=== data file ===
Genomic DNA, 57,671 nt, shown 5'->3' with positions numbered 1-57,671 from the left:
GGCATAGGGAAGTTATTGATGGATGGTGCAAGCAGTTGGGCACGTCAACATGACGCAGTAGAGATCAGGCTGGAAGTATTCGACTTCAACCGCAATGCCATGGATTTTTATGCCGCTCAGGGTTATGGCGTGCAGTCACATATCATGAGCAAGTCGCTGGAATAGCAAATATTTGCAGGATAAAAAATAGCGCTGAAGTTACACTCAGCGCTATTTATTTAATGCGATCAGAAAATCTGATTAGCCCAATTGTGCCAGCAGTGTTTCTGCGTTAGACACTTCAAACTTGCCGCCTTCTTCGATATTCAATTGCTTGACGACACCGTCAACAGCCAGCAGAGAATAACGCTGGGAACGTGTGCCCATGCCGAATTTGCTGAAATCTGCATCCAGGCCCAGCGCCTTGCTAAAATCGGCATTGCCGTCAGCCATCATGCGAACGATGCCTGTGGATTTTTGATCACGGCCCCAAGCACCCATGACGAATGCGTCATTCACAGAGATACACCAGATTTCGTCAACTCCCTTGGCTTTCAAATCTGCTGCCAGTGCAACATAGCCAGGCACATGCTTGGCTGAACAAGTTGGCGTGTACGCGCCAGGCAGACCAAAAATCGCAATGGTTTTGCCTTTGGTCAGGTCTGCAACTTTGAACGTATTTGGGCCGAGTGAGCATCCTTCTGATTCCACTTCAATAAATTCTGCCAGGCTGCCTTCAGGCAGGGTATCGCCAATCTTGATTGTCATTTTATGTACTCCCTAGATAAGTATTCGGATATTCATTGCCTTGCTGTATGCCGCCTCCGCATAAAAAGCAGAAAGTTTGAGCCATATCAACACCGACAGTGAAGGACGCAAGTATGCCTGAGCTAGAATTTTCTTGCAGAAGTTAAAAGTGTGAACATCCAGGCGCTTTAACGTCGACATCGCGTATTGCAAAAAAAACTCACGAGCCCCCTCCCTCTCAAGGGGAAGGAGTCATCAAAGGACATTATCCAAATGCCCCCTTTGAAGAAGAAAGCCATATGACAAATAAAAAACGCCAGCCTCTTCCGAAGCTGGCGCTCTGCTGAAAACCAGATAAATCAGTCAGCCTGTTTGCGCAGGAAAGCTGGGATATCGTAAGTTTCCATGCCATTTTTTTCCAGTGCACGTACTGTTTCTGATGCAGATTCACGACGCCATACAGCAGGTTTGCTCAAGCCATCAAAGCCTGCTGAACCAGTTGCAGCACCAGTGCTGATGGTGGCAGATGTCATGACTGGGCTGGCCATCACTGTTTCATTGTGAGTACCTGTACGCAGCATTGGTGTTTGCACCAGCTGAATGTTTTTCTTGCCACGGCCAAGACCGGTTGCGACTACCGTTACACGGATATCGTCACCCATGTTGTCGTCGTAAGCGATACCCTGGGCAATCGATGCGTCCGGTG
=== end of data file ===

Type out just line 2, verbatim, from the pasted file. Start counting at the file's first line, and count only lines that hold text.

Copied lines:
GGCATAGGGAAGTTATTGATGGATGGTGCAAGCAGTTGGGCACGTCAACATGACGCAGTAGAGATCAGGCTGGAAGTATTCGACTTCAACCGCAATGCCATGGATTTTTATGCCGCTCAGGGTTATGGCGTGCAGTCACATATCATGAGCAAGTCGCTGGAATAGCAAATATTTGCAGGATAAAAAATAGCGCTGAAGTTACACTCAGCGCTATTTATTTAATGCGATCAGAAAATCTGATTAGCCCAATTGTGCCAGCAGTGTTTCTGCGTTAGACACTTCAAACTTGCCGCCTTCTTCGATATTCAATTGCTTGACGACACCGTCAACAGCCAGCAGAGAATAACGCTGGGAACGTGTGCCCATGCCGAATTTGCTGAAATCTGCATCCAGGCCCAGCGCCTTGCTAAAATCGGCATTGCCGTCAGCCATCATGCGAACGATGCCTGTGGATTTTTGATCACGGCCCCAAGCACCCATGACGAATGCGTCATTCACAGAGATACACCAGATTTCGTCAACTCCCTTGGCTTTCAAATCTGCTGCCAGTGCAACATAGCCAGGCACATGCTTGGCTGAACAAGTTGGCGTGTACGCGCCAGGCAGACCAAAAATCGCAATGGTTTTGCCTTTGGTCAGGTCTGCAACTTTGAACGTATTTGGGCCGAGTGAGCATCCTTCTGATTCCACTTCAATAAATTCTGCCAGGCTGCCTTCAGGCAGGGTATCGCCAATCTTGATTGTCATTTTATGTACTCCCTAGATAAGTATTCGGATATTCATTGCCTTGCTGTATGCCGCCTCCGCATAAAAAGCAGAAAGTTTGAGCCATATCAACACCGACAGTGAAGGACGCAAGTATGCCTGAGCTAGAATTTTCTTGCAGAAGTTAAAAGTGTGAACATCCAGGCGCTTTAACGTCGACATCGCGTATTGCAAAAAAAACTCACGAGCCCCCTCCCTCTCAAGGGGAAGGAGTCATCAAAGGACATTATCCAAATGCCCCCTTTGAAGAAGAAAGCCATATGACAAATAAAAAACGCCAGCCTCTTCCGAAGCTGGCGCTCTGCTGAAAACCAGATAAATCAGTCAGCCTGTTTGCGCAGGAAAGCTGGGATATCGTAAGTTTCCATGCCATTTTTTTCCAGTGCACGTACTGTTTCTGATGCAGATTCACGACGCCATACAGCAGGTTTGCTCAAGCCATCAAAGCCTGCTGAACCAGTTGCAGCACCAGTGCTGATGGTGGCAGATGTCATGACTGGGCTGGCCATCACTGTTTCATTGTGAGTACCTGTACGCAGCATTGGTGTTTGCACCAGCTGAATGTTTTTCTTGCCACGGCCAAGACCGGTTGCGACTACCGTTACACGGATATCGTCACCCATGTTGTCGTCGTAAGCGATACCCTGGGCAATCGATGCGTCCGGTG